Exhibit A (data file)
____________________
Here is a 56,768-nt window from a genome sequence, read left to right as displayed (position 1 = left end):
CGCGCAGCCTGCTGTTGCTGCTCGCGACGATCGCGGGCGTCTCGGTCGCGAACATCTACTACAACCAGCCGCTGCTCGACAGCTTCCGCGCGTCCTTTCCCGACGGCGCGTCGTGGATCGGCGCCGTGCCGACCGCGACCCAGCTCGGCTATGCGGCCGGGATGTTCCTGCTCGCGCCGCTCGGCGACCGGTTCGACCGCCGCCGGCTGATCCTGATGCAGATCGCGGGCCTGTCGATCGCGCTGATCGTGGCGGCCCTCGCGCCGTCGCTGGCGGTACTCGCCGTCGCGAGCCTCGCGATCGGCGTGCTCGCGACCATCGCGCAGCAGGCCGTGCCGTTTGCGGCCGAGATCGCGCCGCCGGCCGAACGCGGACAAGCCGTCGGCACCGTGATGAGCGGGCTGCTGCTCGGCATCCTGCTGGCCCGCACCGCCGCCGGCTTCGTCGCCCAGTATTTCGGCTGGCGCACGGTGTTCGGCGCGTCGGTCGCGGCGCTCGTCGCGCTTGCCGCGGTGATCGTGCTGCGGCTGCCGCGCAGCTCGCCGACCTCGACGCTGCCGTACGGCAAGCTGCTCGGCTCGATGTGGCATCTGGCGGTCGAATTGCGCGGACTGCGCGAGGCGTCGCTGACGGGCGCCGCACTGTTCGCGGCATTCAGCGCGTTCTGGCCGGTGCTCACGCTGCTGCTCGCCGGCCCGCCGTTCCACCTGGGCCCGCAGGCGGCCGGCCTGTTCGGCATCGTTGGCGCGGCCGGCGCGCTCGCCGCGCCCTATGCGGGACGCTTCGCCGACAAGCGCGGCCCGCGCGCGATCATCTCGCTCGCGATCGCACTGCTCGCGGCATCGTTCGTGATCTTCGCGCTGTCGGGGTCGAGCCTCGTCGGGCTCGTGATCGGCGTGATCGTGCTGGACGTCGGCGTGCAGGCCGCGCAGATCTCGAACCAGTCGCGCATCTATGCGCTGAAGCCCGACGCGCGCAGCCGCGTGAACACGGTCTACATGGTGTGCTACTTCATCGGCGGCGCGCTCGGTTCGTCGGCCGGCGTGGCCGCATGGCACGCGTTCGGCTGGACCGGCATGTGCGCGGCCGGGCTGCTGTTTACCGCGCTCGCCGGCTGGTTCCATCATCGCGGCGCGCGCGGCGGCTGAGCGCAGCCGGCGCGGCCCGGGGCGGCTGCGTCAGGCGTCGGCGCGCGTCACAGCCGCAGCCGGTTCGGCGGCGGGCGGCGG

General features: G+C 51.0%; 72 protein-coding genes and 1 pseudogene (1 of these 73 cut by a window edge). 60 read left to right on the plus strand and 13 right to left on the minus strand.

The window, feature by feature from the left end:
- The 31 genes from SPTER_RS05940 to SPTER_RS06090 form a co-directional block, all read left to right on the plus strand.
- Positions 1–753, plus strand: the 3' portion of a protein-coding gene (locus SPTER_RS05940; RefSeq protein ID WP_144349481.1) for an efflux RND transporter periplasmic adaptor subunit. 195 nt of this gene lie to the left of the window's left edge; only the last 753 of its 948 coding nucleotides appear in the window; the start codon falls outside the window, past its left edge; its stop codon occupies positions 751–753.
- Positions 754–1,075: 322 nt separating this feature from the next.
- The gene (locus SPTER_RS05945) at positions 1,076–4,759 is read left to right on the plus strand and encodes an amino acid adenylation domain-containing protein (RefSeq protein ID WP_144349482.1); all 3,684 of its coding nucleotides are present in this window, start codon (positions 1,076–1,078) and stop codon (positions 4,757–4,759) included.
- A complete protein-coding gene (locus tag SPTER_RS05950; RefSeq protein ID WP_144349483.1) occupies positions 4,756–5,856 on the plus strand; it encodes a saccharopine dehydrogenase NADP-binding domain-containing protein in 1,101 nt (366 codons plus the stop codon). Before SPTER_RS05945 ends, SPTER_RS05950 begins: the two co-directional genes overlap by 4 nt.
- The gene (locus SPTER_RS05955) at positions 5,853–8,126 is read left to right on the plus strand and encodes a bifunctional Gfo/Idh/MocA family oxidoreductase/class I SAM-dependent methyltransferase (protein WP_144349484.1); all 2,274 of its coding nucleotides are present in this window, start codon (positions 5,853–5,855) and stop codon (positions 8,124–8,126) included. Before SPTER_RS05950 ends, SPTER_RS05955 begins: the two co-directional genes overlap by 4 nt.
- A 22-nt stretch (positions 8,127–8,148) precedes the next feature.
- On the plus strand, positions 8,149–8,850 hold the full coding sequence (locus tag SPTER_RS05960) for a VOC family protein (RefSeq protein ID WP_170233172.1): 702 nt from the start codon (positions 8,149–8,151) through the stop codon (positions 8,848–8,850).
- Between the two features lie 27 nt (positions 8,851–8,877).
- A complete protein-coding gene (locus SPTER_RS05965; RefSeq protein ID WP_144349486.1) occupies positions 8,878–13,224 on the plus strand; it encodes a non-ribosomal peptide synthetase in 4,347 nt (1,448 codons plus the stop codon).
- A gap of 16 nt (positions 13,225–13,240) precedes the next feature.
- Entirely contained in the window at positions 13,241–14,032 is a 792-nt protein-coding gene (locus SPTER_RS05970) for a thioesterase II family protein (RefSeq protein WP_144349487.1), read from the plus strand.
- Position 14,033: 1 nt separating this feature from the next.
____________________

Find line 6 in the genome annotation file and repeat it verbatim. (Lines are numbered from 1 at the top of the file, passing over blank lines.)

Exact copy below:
- Positions 1–753, plus strand: the 3' portion of a protein-coding gene (locus SPTER_RS05940; RefSeq protein ID WP_144349481.1) for an efflux RND transporter periplasmic adaptor subunit. 195 nt of this gene lie to the left of the window's left edge; only the last 753 of its 948 coding nucleotides appear in the window; the start codon falls outside the window, past its left edge; its stop codon occupies positions 751–753.